A Jewish Charity Devoted to Helping Women Meets an Unlikely Source of Opposition

Sept. 16 2016

Taking its name from one of the biblical midwives who defied Pharaoh’s order to kill newborn Israelite boys, the organization In Shifra’s Arms (ISA) seeks to help pregnant Jewish women in distress, many of whom are victims of domestic abuse. Mona Charen writes:

When ISA debuted, it was greeted with deep suspicion in the Jewish world. Efforts to raise funds proceeded at a glacial pace, though the Jewish community gives generously to charities of nearly every other description. The United Jewish Appeal, for example, boasts that it supports programs for the elderly, the unemployed, the disabled, at-risk children, and the sick, among dozens of other categories.

Perhaps suspecting that In Shifra’s Arms was an anti-abortion group, Nancy Ratzan, president of the National Council of Jewish Women, condemned it, declaring that the NCJW was “greatly concerned about pregnancy-crisis centers and their focus on limiting women’s choice and undermining the rights of women.” Alyssa Zucker, professor of psychology and women’s studies at George Washington University, was equally dismissive: “While these organizations say they are about choice,” she told the Washington Jewish Week, “they are really not. Their goal is to convince women not to have abortions.”

In fact, In Shifra’s Arms was merely attempting to fill a gap. Abortion is readily available. There are even Jewish charities that help women to pay for abortions. What about the Jewish women who were being pressured into abortions? What about those who were abandoned by husbands or boyfriends? Until ISA opened its doors, there was no American Jewish organization dedicated to helping women who wanted their babies. . . .

In Shifra’s Arms does not attempt to discourage women from seeking abortions—some women who have sought ISA’s help have indeed chosen abortion—but does provide critical encouragement and assistance to those who want an alternative. The board of In Shifra’s Arms includes Jewish women who consider themselves pro-life and pro-choice, and their religious identification ranges from Orthodox to unaffiliated. . . . The women ISA has reached have been offered the assistance and the wherewithal to choose their heart’s desire—to give birth. Surely that is an overlooked women’s issue.

Read more at Weekly Standard

More about: Abortion, Children, Jewish Philosophy, Religion & Holidays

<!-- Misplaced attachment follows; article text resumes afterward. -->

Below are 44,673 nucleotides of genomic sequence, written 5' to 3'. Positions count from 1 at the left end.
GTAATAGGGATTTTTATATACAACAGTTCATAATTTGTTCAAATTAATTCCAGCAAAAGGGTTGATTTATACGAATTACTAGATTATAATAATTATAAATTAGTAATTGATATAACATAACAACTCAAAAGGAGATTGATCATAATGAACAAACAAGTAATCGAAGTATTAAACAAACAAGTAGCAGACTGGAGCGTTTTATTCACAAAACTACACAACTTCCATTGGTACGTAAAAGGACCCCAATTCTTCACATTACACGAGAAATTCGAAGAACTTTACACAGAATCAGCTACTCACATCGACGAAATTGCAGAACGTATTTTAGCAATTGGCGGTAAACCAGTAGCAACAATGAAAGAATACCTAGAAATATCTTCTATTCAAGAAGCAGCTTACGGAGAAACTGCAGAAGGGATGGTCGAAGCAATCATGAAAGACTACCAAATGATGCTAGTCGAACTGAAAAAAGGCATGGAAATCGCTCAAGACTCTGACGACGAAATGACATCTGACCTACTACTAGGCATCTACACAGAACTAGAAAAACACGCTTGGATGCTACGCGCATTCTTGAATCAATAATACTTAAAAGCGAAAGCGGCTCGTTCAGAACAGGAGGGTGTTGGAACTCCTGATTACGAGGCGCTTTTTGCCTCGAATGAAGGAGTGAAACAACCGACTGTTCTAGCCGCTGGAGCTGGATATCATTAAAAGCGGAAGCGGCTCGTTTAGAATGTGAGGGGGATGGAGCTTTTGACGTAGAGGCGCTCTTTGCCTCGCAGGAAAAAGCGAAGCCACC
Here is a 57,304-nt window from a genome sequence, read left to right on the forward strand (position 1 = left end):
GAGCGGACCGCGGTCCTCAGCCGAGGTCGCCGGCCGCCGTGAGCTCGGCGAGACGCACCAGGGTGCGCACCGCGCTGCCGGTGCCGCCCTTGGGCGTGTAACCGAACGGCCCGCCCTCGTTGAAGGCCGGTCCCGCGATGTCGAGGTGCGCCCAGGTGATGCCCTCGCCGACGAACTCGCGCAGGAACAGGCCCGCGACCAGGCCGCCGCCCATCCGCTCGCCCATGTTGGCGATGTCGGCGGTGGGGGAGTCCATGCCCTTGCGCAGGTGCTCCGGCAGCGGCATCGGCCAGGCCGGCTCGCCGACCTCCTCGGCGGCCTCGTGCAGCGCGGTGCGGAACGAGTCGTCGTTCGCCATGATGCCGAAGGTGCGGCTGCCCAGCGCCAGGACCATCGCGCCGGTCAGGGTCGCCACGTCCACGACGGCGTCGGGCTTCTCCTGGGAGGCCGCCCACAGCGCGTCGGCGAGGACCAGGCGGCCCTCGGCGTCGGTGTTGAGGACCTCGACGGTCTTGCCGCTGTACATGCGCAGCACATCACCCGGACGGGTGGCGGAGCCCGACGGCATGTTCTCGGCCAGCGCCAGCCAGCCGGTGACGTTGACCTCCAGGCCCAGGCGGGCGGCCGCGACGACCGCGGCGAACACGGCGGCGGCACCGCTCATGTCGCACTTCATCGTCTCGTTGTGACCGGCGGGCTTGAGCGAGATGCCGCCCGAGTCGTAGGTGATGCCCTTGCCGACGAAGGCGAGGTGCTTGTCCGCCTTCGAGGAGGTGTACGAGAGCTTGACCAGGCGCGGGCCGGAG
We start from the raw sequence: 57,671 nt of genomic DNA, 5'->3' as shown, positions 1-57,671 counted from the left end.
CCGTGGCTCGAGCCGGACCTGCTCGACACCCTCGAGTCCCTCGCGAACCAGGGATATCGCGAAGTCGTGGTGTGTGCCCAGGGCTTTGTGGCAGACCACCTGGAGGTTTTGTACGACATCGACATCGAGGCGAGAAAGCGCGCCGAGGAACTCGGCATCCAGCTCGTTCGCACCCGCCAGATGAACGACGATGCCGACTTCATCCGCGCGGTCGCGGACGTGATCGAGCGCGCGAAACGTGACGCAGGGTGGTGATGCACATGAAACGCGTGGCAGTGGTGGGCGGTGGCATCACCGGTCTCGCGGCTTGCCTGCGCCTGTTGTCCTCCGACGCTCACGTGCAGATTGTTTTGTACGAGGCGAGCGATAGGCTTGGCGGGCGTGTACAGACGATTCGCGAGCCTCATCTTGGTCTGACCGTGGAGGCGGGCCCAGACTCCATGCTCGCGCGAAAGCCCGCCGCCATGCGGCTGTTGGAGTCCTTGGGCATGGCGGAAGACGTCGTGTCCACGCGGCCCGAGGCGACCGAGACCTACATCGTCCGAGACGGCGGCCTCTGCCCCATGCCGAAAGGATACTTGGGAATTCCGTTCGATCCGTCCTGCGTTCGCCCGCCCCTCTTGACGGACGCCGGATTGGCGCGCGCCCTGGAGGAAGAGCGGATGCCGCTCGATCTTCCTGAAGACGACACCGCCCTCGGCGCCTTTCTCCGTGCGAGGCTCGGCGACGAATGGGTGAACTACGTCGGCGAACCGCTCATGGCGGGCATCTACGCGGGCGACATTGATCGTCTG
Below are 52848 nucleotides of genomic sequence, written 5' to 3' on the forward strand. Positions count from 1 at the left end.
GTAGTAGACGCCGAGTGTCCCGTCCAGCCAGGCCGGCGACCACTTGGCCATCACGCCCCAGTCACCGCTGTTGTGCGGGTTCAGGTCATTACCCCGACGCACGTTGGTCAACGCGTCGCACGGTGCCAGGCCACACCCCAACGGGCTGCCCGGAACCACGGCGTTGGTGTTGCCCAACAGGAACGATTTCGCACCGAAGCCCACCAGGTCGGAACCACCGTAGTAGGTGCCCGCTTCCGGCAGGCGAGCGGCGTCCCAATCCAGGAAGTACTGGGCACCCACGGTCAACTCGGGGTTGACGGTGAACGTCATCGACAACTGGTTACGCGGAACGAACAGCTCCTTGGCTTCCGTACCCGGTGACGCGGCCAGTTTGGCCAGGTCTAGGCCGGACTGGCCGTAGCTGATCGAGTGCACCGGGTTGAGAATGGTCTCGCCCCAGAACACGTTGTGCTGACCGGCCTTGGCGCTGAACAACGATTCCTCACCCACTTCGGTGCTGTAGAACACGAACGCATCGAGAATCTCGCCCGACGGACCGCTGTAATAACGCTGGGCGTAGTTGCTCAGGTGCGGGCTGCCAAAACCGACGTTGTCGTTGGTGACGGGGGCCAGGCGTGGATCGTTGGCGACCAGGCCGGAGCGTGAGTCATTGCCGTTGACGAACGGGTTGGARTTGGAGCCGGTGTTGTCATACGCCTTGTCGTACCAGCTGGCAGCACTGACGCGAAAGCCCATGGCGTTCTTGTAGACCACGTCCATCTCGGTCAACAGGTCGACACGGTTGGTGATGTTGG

Russia’s Alliance with Hizballah Is Growing Stronger

Tehran’s ongoing cooperation with Moscow has recently garnered public attention because of the Kremlin’s use of Iranian arms against Ukraine, but it extends much further, including to the Islamic Republic’s Lebanese proxy, Hizballah. Aurora Ortega and Matthew Levitt explain:

Over the last few years, Russia has quietly extended its reach into Lebanon, seeking to cultivate cultural, economic, and military ties in Beirut as part of a strategy to expand Russian influence in the Middle East, while sidelining the U.S. and elevating Moscow’s role as a peacemaker.

Russia’s alliance with Hizballah was born out of the conflict in Syria, where Russian and Hizballah forces fought side-by-side in an alliance with the Assad regime. For years, this alliance appeared strictly limited to military activity in Syria, but in 2018, Hizballah and Russia began to engage in unprecedented joint sanctions-evasion activities. . . . In November 2018, the U.S. Department of the Treasury exposed a convoluted trade-based oil-smuggling sanctions-evasion scheme directed by Hizballah and [Iran].

The enhanced level of collaboration between Russia and Hizballah is not limited to sanctions evasion. In March 2021, Hizballah sent a delegation to Moscow, on its second-ever “diplomatic” visit to the country. Unlike its first visit a decade prior, which was enveloped in secrecy with no media exposure, this visit was well publicized. During their three days in Moscow, Hizballah representatives met with various Russian officials, including the Russian foreign minister Sergei Lavrov. . . . Just three months after this visit to Moscow, Hizballah received the Russian ambassador to Lebanon Alexander Rudakov in Beirut to discuss further collaboration on joint projects.

Read more at Royal United Services Institute

More about: Hizballah, Iran, Lebanon, Russia